Blog Posts

Making Sense of Cents

December 21, 2018


Hi Peeps, 


People that know me best call me frugal, cheap, money-savvy, and an excellent saver.


These are all titles I wear like badges of honor. Over the years I've amassed some tips that can help you kick-start your savings, or give what you have a boost. 


1. Change Your View on Income


Your income is any incoming cash or monies that you are free to do with what you please, also known as revenue. The rate is usually bi-weekly, but it can vary. Income is what you pay bills with, what you use to fuel your savings goals, and what you spend on needs and wants. Income can quickly be depleted and become an outgoing expense. 


My personal mindset is my money is only there to pay off my obligations. My obligations include my life-expenses, my bills, my 401k contribution, and my investments. 


Having that mentality helps me not to spend unnecessarily. The money that is deposited into my account every two weeks is just for necessities, so anything extra goes to my savings. This allows me to have extra for emergencies and for those rare occasions when I do decide to splurge. 



2. Spending Habits


The rule of thumb is to save 10%, spend 80%, and donate 10% to charity or to religious causes, if you fit into that category.


 I am the reverse of that thinking. I spend what is necessary for my bills, donate 10% for charity, and save the rest. So, I end up saving about 65% of my income each month. 


That helps me to grow my savings very quickly. 




It can be tough to do adult things sometimes, like investing in your 401k, and opting into all your insurances, but you have to. Below are a few things that I make sure I always have.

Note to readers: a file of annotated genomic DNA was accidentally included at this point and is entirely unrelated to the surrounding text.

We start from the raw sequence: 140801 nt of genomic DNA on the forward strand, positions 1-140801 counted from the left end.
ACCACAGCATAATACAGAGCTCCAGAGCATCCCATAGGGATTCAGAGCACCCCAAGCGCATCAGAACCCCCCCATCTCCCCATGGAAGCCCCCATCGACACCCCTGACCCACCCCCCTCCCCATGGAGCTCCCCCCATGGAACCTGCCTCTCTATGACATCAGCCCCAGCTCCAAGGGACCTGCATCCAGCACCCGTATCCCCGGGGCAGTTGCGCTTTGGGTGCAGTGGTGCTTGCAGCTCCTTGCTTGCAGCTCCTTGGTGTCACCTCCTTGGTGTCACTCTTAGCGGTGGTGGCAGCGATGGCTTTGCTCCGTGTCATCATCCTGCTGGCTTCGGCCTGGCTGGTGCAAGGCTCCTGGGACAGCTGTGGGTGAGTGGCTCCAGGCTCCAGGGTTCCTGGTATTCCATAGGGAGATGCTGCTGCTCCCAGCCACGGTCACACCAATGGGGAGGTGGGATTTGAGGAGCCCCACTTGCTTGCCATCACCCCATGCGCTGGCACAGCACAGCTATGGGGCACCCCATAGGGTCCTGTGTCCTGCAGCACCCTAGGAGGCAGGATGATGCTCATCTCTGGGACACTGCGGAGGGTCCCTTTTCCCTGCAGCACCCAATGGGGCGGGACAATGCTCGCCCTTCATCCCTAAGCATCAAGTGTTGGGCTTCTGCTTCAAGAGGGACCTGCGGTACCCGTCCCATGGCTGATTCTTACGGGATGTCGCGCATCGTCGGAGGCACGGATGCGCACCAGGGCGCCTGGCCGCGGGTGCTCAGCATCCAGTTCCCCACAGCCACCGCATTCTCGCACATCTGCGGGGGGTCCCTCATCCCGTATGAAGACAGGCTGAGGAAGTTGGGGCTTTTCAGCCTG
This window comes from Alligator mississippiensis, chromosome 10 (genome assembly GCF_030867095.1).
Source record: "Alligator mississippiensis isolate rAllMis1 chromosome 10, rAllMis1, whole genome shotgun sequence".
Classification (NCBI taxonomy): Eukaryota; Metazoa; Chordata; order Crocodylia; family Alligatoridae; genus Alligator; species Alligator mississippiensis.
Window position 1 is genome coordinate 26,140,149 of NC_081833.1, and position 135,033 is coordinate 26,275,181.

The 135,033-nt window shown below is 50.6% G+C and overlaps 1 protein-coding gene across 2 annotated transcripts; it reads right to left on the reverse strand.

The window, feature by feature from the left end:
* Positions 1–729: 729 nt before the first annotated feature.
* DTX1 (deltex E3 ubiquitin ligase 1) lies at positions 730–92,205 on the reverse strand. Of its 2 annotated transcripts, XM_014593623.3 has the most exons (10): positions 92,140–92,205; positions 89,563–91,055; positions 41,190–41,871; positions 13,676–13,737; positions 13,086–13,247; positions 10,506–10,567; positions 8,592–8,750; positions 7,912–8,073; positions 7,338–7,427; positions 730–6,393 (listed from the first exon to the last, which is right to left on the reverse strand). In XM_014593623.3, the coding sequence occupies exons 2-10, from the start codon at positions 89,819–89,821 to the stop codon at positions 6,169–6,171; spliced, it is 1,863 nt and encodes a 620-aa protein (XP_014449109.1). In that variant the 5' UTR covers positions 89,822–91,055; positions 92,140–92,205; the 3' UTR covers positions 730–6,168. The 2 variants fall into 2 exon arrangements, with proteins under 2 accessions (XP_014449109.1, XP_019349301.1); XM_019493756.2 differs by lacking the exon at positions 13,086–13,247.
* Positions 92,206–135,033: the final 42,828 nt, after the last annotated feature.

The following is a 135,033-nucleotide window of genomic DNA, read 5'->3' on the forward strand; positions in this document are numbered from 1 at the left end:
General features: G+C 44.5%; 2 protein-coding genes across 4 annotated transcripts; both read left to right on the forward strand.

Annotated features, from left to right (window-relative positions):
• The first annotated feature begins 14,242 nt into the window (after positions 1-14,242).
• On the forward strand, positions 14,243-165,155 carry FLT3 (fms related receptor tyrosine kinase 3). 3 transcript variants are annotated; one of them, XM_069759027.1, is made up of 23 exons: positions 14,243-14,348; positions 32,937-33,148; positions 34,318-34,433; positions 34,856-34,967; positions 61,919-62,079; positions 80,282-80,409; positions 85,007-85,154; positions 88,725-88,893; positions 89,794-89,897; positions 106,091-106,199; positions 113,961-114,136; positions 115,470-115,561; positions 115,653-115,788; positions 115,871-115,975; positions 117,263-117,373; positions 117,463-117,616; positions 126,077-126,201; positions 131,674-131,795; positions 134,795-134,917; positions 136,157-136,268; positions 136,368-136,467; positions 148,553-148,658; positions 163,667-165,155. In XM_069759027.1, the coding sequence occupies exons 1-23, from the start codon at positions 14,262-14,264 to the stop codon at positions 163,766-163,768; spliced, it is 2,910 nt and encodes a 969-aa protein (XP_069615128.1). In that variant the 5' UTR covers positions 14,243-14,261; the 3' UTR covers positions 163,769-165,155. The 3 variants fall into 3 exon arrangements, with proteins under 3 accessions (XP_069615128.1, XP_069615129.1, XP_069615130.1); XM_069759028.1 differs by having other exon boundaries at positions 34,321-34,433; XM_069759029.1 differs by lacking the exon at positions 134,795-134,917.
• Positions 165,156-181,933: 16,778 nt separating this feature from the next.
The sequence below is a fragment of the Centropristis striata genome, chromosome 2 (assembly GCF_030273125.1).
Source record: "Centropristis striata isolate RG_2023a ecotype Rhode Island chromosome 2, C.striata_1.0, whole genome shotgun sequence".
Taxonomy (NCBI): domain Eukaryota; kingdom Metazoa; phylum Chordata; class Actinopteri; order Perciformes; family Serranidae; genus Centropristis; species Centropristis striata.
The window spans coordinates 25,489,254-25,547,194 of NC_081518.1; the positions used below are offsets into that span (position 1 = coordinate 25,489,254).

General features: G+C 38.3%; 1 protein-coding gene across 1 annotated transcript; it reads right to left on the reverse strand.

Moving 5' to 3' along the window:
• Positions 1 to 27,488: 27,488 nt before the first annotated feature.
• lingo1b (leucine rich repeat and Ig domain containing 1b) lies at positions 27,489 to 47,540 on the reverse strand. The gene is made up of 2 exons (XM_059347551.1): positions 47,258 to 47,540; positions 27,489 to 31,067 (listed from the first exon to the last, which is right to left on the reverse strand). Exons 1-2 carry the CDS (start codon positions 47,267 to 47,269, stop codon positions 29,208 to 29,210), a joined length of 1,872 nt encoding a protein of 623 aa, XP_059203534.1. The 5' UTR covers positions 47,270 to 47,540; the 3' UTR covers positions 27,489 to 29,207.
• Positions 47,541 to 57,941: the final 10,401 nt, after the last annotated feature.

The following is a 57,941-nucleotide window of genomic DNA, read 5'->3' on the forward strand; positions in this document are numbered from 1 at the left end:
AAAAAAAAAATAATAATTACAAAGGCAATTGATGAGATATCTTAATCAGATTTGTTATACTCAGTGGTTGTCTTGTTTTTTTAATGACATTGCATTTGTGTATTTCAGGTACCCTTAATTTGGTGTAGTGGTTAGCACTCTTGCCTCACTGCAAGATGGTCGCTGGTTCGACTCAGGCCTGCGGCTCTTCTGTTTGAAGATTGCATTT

You never need insurance, until you need it. And it's better to have it and never need it, then to need it and not have it. Paying only $40 dollars a month for a policy is nothing compared to losing everything you own in a fire, or needing to cover $15,000 for a funeral. 


  • Invest At least 7% in employee matched 401k 

  • Active Life Insurance policy with updated beneficiaries Death Benefit (<= $50,000) 

  • Active Life Insurance; Short Term Disability 

  • Active Life Insurance; Long Term Disability 

  • Active Renters Insurance OR Home Owners insurance (<= $100,000)

  • Draft a Will  


* Have at least $50,000 for your death benefit to cover the cost of a funeral and to pay off any living debts that could be passed to your family 

* Get life insurance as soon as possible upon graduating college. The younger you are, the cheaper and easier it will be to get life insurance. 


4. Savings 'Challenges'


These are fun little challenges that can add up to big bucks. My favorites are below. 


  • Direct Deposit Challenge : Get a certain amount of money transferred to an additional account each paycheck. Make it at a different bank than your main one. Don't touch it for twelve months and watch it grow. I did just $30 and its grown to $720.00 


  • 365 or 12 Month Challenge : This is where you put away a certain amount of money depending on the day. For the 365 challenge, you stash away the dollar amount on the corresponding day. So on day one, you stash away $1 dollar. On day 27, you stash away $27 dollars and so on. When you are done, you'll have almost $1400.00. 


  • Dime Challenge : Fill up a 2-litter bottle with dimes. By the time it's full you'll have over $660.00



5. Limit, Don't Restrict


My most important tip is, although it is important to save, don't completely restrict yourself. On occasion, treat yourself, buy yourself something nice, and don't take it to the extreme. You will only make yourself miserable. 

















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